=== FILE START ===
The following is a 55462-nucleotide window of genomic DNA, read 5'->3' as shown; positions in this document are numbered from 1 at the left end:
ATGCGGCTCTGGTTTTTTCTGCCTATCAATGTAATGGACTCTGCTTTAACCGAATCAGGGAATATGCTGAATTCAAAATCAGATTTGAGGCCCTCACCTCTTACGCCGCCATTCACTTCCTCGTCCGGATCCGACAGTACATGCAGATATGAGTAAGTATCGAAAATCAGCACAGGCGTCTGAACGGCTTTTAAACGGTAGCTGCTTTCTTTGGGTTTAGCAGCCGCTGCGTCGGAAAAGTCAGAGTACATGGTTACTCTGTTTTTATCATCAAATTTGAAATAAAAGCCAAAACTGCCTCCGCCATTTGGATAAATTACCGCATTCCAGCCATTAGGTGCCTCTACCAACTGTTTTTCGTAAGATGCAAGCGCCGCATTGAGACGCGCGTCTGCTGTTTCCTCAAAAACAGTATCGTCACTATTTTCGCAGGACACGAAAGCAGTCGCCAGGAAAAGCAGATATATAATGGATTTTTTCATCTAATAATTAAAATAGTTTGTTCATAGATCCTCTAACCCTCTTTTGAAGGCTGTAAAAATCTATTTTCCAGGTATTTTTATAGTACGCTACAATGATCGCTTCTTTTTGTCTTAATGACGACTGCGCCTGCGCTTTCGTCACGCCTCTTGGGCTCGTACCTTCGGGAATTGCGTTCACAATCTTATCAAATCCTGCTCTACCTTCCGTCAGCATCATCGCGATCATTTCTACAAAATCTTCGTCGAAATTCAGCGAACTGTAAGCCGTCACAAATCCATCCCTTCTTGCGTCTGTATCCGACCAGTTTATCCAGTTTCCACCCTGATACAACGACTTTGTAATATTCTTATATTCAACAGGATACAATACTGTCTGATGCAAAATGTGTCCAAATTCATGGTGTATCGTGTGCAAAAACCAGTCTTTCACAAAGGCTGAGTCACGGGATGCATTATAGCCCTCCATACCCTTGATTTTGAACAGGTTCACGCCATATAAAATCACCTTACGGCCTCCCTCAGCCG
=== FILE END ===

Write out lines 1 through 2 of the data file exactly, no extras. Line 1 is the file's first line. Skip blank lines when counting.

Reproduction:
The following is a 55462-nucleotide window of genomic DNA, read 5'->3' as shown; positions in this document are numbered from 1 at the left end:
ATGCGGCTCTGGTTTTTTCTGCCTATCAATGTAATGGACTCTGCTTTAACCGAATCAGGGAATATGCTGAATTCAAAATCAGATTTGAGGCCCTCACCTCTTACGCCGCCATTCACTTCCTCGTCCGGATCCGACAGTACATGCAGATATGAGTAAGTATCGAAAATCAGCACAGGCGTCTGAACGGCTTTTAAACGGTAGCTGCTTTCTTTGGGTTTAGCAGCCGCTGCGTCGGAAAAGTCAGAGTACATGGTTACTCTGTTTTTATCATCAAATTTGAAATAAAAGCCAAAACTGCCTCCGCCATTTGGATAAATTACCGCATTCCAGCCATTAGGTGCCTCTACCAACTGTTTTTCGTAAGATGCAAGCGCCGCATTGAGACGCGCGTCTGCTGTTTCCTCAAAAACAGTATCGTCACTATTTTCGCAGGACACGAAAGCAGTCGCCAGGAAAAGCAGATATATAATGGATTTTTTCATCTAATAATTAAAATAGTTTGTTCATAGATCCTCTAACCCTCTTTTGAAGGCTGTAAAAATCTATTTTCCAGGTATTTTTATAGTACGCTACAATGATCGCTTCTTTTTGTCTTAATGACGACTGCGCCTGCGCTTTCGTCACGCCTCTTGGGCTCGTACCTTCGGGAATTGCGTTCACAATCTTATCAAATCCTGCTCTACCTTCCGTCAGCATCATCGCGATCATTTCTACAAAATCTTCGTCGAAATTCAGCGAACTGTAAGCCGTCACAAATCCATCCCTTCTTGCGTCTGTATCCGACCAGTTTATCCAGTTTCCACCCTGATACAACGACTTTGTAATATTCTTATATTCAACAGGATACAATACTGTCTGATGCAAAATGTGTCCAAATTCATGGTGTATCGTGTGCAAAAACCAGTCTTTCACAAAGGCTGAGTCACGGGATGCATTATAGCCCTCCATACCCTTGATTTTGAACAGGTTCACGCCATATAAAATCACCTTACGGCCTCCCTCAGCCG